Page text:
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For 2023 - we are now fully retired from IT training.
We have made many, many friends over 25 years of teaching about Python, Tcl, Perl, PHP, Lua, Java, C and C++ - and MySQL, Linux and Solaris/SunOS too. Our training notes are now very much out of date, but due to upward compatability most of our examples remain operational and even relevant ad you are welcome to make us if them "as seen" and at your own risk.

Lisa and I (Graham) now live in what was our training centre in Melksham - happy to meet with former delegates here - but do check ahead before coming round. We are far from inactive - rather, enjoying the times that we are retired but still healthy enough in mind and body to be active!

I am also active in many other area and still look after a lot of web sites - you can find an index ((here))
Children, zombies, and reaping processes

What is "Reaping Processes"?

Most programs are single processes - you write a program that runs sequentially from start to finish, interrupted only by the controls of conditionals like if, loops like while and subroutines / functions / methods, and you can always look at a program and say "it's HERE in running". But that's most programs, not all programs.

Let's say that you've got a server process (a.k.a. a daemon) that's going to provide a service when called up - it could be a web server, a print server, or something more specialised. You're going to want that process to head off in two different directions when a user calls up the service - you're going to want the original process to carry on listening for more requests (rather than hang up a "no vacancies" sign), and you're going to want a new process to be branched off from that original to provide the service. This is done by the fork function - in C, also burst through to Perl and many other languages.

So far, so good ... but what happens when the child process completes its work? In a program that only runs for a short while, with just a few children, it can be allowed to simply exit, but in program that's got a persistent parent, such as a server, an exit isn't quite enough - it leave debris in the process table in the form of zombies - which clutter up an operating system release until they're cleaned up by the parent "reaping" them, or by the parent exiting.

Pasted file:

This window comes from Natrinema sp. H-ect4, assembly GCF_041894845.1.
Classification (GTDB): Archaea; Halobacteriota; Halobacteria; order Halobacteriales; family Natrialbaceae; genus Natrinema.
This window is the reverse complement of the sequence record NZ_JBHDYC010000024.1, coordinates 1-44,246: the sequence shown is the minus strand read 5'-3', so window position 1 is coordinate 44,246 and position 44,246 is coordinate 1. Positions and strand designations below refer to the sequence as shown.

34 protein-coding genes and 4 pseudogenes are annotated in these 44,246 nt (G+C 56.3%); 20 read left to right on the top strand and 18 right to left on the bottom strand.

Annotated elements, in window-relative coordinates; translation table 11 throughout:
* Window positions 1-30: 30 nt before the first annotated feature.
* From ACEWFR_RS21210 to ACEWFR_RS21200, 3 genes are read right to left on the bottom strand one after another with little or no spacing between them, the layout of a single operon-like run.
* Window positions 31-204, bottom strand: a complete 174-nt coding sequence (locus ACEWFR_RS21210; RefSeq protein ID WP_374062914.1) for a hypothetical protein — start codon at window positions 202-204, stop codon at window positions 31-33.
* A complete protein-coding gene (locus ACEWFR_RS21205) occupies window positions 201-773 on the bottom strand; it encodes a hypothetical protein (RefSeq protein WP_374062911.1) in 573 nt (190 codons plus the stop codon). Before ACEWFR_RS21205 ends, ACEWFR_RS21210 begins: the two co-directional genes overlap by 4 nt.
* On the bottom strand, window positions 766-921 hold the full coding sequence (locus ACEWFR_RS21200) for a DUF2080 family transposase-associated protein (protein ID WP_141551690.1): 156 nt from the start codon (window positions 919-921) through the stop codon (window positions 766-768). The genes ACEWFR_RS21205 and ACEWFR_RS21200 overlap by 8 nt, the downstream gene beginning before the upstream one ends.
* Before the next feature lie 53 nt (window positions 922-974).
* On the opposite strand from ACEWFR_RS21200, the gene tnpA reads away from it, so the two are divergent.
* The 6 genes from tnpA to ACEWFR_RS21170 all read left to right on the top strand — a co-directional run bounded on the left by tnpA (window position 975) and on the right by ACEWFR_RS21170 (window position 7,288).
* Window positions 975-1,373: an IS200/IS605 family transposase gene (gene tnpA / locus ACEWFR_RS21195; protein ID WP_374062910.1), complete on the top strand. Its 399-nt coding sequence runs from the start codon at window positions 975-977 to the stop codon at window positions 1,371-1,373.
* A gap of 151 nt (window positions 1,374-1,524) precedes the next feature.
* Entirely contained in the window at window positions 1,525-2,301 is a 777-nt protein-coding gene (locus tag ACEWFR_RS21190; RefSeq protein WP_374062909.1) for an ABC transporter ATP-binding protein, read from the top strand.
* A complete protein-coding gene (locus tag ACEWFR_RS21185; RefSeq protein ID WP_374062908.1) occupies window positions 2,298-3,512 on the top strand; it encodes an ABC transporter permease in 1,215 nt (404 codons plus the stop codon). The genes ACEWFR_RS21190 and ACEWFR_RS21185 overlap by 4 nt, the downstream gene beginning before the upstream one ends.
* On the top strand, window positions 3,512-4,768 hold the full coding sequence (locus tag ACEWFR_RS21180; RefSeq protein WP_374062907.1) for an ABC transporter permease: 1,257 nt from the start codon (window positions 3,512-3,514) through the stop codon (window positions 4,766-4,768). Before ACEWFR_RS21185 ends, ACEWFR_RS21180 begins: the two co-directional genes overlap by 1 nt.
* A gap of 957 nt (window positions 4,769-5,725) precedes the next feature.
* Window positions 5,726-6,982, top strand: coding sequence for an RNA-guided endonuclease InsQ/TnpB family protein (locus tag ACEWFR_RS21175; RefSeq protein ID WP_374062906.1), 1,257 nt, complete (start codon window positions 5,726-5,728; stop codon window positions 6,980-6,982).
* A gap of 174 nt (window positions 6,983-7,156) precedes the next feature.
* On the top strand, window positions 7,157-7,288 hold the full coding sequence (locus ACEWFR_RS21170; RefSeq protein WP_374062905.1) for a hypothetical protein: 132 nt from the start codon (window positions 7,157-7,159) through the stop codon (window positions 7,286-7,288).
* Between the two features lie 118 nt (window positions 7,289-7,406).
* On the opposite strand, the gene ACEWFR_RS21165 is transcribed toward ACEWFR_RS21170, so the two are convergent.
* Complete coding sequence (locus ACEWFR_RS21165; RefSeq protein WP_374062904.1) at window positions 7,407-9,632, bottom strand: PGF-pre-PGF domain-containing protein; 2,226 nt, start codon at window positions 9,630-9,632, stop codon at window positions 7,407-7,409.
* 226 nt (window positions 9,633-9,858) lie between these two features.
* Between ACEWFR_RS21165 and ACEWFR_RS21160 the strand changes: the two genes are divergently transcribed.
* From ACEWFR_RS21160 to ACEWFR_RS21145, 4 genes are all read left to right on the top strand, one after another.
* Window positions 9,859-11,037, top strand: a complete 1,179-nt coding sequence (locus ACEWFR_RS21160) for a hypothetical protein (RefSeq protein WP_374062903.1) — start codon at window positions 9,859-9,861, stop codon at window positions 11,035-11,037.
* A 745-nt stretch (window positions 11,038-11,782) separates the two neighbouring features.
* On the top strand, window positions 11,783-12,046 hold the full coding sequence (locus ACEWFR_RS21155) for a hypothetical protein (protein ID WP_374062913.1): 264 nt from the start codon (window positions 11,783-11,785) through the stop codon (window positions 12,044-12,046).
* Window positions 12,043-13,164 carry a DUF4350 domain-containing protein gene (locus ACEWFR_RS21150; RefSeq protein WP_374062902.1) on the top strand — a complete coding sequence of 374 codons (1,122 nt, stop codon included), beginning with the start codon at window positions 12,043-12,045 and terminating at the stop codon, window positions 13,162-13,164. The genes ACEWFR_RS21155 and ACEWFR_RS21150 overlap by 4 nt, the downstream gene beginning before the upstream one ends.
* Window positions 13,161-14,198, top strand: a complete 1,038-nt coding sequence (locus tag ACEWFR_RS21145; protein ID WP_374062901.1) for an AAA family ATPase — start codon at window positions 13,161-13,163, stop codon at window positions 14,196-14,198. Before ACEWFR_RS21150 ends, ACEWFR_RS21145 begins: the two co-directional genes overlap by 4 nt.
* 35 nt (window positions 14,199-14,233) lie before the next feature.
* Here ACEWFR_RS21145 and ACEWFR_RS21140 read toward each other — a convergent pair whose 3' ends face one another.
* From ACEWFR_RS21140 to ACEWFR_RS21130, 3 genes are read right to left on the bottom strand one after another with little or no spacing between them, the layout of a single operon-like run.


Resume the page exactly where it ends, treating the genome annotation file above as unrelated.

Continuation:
When a child exits, it sends a signal - SIGCHLD - to its parent, and that's an indicator to the parent to run the cleanup code if it needs to - to release the zombie. In Perl, there are two ways to do this:

will cause the zombie to be reaped cleanly with no further action; IGNORE is standard / supplied value / subroutine in Perl's signal handler which silently accepts signals and causes them to have no effect on the receiving process.

  use POSIX ":sys_wait_h";
  while (($kidval = waitpid(-1, &WNOHANG)) > 0) {} ;

will cleanly reap the zombie and will allow you to take further action yourself on its receipt.

There's an example [here] showing the use of this in a complete demonstration program.

Note - signals are operating system dependent. Example tested / used on Unix (Mac OSX) and Linux systems.
(written 2010-10-23, updated 2010-10-29)

Associated topics are indexed as below, or enter http://melksh.am/nnnn for individual articles
P223 - Perl - Interprocess Communication
  [604] Perl - multiprocess applications - (2006-02-13)
  [1918] Perl Socket Programming Examples - (2008-12-02)
  [2694] Multiple processes (forking) in Python - (2010-03-25)
  [2970] Perl - doing several things at the same time - (2010-09-25)
  [3011] What are .pid files? - (2010-10-23)
  [3412] Handling binary data in Perl is easy! - (2011-08-30)
  [3940] Run other processes from within your Perl program - (2012-12-03)

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